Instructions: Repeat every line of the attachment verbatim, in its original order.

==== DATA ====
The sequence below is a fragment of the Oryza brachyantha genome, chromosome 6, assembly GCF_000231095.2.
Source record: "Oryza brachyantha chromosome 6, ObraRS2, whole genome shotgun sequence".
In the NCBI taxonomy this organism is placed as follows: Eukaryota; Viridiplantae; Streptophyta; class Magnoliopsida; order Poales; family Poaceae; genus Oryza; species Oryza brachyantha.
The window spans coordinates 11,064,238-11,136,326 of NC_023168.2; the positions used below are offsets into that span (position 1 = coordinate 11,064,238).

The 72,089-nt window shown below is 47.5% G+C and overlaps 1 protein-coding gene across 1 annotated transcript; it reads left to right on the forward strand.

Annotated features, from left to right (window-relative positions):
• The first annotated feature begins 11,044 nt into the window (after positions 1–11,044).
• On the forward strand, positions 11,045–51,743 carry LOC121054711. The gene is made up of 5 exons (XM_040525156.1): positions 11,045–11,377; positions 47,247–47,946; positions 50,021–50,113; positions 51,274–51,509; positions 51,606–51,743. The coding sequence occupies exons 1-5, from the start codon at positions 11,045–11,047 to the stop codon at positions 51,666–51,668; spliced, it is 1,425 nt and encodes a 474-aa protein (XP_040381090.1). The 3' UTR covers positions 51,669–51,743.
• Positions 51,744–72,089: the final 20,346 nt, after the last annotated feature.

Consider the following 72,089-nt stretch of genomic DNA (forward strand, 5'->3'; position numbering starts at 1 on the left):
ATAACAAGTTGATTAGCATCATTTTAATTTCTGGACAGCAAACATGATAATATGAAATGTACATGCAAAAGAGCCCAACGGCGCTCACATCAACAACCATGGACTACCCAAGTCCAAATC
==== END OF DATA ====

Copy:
The sequence below is a fragment of the Oryza brachyantha genome, chromosome 6, assembly GCF_000231095.2.
Source record: "Oryza brachyantha chromosome 6, ObraRS2, whole genome shotgun sequence".
In the NCBI taxonomy this organism is placed as follows: Eukaryota; Viridiplantae; Streptophyta; class Magnoliopsida; order Poales; family Poaceae; genus Oryza; species Oryza brachyantha.
The window spans coordinates 11,064,238-11,136,326 of NC_023168.2; the positions used below are offsets into that span (position 1 = coordinate 11,064,238).

The 72,089-nt window shown below is 47.5% G+C and overlaps 1 protein-coding gene across 1 annotated transcript; it reads left to right on the forward strand.

Annotated features, from left to right (window-relative positions):
• The first annotated feature begins 11,044 nt into the window (after positions 1–11,044).
• On the forward strand, positions 11,045–51,743 carry LOC121054711. The gene is made up of 5 exons (XM_040525156.1): positions 11,045–11,377; positions 47,247–47,946; positions 50,021–50,113; positions 51,274–51,509; positions 51,606–51,743. The coding sequence occupies exons 1-5, from the start codon at positions 11,045–11,047 to the stop codon at positions 51,666–51,668; spliced, it is 1,425 nt and encodes a 474-aa protein (XP_040381090.1). The 3' UTR covers positions 51,669–51,743.
• Positions 51,744–72,089: the final 20,346 nt, after the last annotated feature.

Consider the following 72,089-nt stretch of genomic DNA (forward strand, 5'->3'; position numbering starts at 1 on the left):
ATAACAAGTTGATTAGCATCATTTTAATTTCTGGACAGCAAACATGATAATATGAAATGTACATGCAAAAGAGCCCAACGGCGCTCACATCAACAACCATGGACTACCCAAGTCCAAATC